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Elodie Drapeau

  • INSTRUCTOR Psychiatry
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    Dr. Drapeau is an Instructor at the Department of Psychiatry and a member of the Seaver Autism Center at the Icahn School of Medicine at Mount Sinai. She received her PhD in Neurosciences and neuropharmacology at the University of Bordeaux in France in 2003 and completed a first post-doctoral training in the Laboratory of Dr. Fiona Doetsch at Columbia University, NY.

    In 2009 she joined Dr. Joseph Buxbaum’s Laboratory at the Icahn School of Medicine at Mount Sinai and was promoted to the position of Instructor at the Department of Psychiatry in 2015.

    Dr Drapeau's research aims to understand the mechanisms underlying the pathogenesis of neurodevelopmental and neurodegenerative disorders such as autism, schizophrenia and Alzheimer’s disease, using a multi-disciplinary approach ranging from animal models with targeted mutations to the use induced pluripotent stem cells and induced neurons from patients with autism or schizophrenia.


Aging, Alzheimer's Disease, Autism, Behavior, Brain, Cell Biology, Cognitive Neuroscience, Knockout Mice, Molecular Biology, Neurobiology, Neuroscience, Schizophrenia, Seizure, Stem Cells, Transgenic Mice

Dr. Drapeau research interest aims to understand the mechanisms underlying the pathogenesis of neurodevelopmental and neurodegenerative disorders such as autism, schizophrenia and Alzheimer’s disease with a long-term goal of revealing potential targets for therapeutic treatments. For this purpose, she uses a multi-disciplinary approach ranging from the characterization of animal models with targeted mutations to the use induced pluripotent stem cells and induced neurons from patients with autism or schizophrenia.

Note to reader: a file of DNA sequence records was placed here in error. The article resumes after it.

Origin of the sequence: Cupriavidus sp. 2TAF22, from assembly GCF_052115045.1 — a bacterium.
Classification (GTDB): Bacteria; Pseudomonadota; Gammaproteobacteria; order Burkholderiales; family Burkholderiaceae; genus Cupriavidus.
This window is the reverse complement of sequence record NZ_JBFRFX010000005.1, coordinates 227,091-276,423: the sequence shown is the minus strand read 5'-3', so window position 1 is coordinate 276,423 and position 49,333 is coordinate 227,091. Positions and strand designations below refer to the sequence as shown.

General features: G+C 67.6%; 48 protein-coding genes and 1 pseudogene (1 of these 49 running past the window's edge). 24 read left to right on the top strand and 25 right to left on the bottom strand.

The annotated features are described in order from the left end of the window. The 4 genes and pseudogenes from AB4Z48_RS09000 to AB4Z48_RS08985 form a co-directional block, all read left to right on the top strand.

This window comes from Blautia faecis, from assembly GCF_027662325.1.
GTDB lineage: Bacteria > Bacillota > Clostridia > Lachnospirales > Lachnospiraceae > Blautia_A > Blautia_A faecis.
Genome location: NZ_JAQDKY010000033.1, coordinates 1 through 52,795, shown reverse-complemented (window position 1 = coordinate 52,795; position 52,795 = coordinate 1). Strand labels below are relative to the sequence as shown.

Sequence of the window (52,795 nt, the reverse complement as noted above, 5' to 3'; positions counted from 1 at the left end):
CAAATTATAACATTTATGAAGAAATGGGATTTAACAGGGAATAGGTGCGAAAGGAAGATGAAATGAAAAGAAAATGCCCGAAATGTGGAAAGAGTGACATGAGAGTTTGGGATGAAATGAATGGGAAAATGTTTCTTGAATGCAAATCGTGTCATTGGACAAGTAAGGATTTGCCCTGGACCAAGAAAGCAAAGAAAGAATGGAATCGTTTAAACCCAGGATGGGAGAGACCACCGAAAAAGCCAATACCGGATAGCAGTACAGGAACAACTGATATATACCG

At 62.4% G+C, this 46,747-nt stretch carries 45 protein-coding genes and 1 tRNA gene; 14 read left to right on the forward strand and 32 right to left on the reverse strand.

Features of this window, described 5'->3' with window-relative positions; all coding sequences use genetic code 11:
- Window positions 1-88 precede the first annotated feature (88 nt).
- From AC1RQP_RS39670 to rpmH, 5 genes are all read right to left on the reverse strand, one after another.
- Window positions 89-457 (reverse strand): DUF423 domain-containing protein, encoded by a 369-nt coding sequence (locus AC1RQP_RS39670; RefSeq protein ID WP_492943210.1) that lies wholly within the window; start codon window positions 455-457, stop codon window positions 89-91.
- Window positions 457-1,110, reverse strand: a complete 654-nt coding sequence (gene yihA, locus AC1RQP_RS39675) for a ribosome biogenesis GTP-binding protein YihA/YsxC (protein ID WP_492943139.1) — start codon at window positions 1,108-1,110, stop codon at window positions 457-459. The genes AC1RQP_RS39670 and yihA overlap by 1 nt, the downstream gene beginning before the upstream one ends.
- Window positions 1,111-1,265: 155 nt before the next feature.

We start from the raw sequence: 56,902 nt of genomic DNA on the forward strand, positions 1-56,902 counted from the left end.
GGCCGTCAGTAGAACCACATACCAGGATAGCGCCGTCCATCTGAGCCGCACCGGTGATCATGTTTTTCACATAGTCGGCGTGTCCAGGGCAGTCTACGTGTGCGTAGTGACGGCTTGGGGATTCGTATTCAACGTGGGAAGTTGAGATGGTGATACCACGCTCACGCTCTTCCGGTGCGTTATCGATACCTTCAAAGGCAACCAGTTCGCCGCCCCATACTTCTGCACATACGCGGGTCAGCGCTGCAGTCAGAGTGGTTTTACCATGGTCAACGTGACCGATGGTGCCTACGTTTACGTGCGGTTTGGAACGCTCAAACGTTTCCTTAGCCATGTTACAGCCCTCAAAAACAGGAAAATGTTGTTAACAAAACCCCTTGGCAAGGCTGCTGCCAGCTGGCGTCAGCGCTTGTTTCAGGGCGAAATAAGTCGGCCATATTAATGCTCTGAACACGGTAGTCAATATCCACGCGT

The modelling of neurodevelopmental diseases using iPSCs and neurons derived from iPSCs relies to the collection of substantial numbers of samples and appropriate controls. To this aim, Dr. Drapeau has worked in collaboration with the Conte Center for Neuroscience of Mental Disorders and the Seaver Autism Research Center to build up collections of somatic cells suitable for iPSC reprogramming.
To date, she has established primary cultures of fibroblasts for more 60 patients with schizophrenia and 60 controls and I have isolated peripheral blood mononuclear cells from more than 100 families affected by autism spectrum disorder including more than 30 families with Phelan McDermid Syndrome. From those samples, she has established several lines of iPSCs and performed in vitro differentiation of iPSC into Neuronal Precursor cells and mature glutamatergic neurons.
She also used human embryonic stem cells and iPSC to generate several genetically modified cell lines carrying genes modifications known to be involved in autism spectrum disorders using TALENs and CRISPR technology to reproduce specific rare but highly penetrant genetic variants knows or shRNA combined with medium to high throughput technologies to silence large number of candidate genes at the same time.